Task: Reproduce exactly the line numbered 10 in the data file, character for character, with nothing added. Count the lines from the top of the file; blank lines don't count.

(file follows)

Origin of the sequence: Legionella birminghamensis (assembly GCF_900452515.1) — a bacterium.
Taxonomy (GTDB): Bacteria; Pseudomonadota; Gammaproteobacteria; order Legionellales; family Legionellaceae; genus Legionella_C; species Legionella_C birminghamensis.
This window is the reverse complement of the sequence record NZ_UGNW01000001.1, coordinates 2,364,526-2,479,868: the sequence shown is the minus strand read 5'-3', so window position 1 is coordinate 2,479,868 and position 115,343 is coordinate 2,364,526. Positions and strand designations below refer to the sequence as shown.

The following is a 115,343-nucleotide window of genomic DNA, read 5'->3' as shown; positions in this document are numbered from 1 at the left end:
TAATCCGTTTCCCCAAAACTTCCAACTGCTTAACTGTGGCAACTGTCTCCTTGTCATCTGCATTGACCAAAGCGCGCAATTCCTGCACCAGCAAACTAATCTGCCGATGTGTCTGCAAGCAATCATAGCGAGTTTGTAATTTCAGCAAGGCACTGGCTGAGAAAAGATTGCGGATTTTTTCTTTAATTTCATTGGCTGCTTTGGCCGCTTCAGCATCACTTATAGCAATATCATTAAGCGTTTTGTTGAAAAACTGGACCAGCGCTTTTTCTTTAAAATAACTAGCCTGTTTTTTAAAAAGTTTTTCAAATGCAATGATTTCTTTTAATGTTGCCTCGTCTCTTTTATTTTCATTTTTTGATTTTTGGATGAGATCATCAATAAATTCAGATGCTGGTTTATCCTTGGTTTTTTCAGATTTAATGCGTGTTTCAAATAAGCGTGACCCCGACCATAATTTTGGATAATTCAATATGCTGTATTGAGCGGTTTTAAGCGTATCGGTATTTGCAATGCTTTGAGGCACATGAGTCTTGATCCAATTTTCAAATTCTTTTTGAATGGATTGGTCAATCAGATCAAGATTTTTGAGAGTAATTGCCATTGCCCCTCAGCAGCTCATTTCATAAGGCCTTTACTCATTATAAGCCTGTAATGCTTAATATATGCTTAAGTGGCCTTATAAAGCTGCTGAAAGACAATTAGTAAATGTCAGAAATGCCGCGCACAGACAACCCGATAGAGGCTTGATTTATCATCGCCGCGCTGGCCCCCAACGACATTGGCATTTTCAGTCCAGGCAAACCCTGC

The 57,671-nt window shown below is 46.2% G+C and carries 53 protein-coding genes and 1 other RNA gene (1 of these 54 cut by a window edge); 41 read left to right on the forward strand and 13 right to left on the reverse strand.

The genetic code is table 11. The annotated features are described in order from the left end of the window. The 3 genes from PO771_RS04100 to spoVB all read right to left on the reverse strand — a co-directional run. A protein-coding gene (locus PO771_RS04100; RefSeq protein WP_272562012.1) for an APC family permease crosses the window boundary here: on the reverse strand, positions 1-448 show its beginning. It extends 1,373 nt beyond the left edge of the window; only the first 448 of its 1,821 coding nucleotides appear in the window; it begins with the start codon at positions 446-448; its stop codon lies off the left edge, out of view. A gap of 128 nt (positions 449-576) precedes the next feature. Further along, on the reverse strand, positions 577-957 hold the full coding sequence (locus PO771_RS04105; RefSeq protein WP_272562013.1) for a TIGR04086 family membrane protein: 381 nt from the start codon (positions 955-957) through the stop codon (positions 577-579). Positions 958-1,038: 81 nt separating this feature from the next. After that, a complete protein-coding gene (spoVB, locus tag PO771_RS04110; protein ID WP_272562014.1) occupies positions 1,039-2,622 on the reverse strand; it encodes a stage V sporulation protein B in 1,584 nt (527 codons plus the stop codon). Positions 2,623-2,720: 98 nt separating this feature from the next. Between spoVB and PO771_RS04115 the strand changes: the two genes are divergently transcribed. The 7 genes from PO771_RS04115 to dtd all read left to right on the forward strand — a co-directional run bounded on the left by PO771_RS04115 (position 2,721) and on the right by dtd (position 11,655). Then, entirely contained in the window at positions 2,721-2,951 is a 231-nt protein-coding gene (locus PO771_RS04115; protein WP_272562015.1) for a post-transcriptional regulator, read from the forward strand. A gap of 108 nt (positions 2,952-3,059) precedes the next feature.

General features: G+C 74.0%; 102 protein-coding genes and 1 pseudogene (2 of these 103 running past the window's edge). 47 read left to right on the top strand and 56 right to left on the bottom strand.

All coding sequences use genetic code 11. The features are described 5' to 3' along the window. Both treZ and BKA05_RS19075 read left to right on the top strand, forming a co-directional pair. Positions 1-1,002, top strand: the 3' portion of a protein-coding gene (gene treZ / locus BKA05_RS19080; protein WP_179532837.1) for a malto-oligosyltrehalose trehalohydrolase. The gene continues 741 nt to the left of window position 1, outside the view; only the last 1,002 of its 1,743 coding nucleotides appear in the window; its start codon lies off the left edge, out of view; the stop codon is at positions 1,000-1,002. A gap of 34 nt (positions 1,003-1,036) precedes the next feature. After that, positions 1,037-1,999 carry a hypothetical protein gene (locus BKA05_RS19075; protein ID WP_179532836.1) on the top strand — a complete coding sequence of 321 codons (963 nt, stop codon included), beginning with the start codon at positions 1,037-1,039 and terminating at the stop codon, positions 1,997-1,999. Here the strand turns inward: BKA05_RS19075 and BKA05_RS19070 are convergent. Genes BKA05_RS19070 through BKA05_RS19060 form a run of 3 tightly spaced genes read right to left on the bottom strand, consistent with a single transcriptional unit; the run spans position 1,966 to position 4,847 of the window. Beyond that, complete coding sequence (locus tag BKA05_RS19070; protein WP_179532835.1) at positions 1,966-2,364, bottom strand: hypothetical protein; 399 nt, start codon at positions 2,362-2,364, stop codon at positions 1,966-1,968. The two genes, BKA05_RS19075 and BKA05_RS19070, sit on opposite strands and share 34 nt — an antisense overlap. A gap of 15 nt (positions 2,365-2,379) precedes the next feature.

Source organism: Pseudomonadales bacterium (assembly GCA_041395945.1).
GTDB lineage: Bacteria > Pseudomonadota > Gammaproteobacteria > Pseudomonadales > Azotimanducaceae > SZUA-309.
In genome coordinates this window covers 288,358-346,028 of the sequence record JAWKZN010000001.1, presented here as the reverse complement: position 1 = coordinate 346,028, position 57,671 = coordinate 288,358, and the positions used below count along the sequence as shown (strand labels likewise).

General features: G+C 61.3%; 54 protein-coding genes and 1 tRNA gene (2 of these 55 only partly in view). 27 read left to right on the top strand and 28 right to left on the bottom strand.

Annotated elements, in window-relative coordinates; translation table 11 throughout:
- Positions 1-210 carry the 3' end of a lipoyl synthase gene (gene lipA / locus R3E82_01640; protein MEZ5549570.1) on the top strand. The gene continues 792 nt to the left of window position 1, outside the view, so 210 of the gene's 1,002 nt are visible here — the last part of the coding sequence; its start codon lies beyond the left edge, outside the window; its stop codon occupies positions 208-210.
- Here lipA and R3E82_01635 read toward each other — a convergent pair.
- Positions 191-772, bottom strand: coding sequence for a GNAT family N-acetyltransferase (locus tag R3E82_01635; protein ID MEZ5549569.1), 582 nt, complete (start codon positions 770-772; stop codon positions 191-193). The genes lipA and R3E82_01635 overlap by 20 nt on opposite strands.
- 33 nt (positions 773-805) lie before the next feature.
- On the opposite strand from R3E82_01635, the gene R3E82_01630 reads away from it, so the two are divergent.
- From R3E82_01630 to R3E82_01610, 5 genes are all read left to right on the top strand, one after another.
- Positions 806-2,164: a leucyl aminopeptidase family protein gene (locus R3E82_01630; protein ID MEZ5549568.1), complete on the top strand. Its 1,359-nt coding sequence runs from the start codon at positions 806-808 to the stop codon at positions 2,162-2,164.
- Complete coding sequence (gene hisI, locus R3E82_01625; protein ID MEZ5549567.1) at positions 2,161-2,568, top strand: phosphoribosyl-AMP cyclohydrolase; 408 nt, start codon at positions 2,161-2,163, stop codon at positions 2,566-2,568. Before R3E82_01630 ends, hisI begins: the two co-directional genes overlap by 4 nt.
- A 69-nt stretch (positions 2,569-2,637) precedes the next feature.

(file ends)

Source organism: Pseudomonadales bacterium (assembly GCA_041395945.1).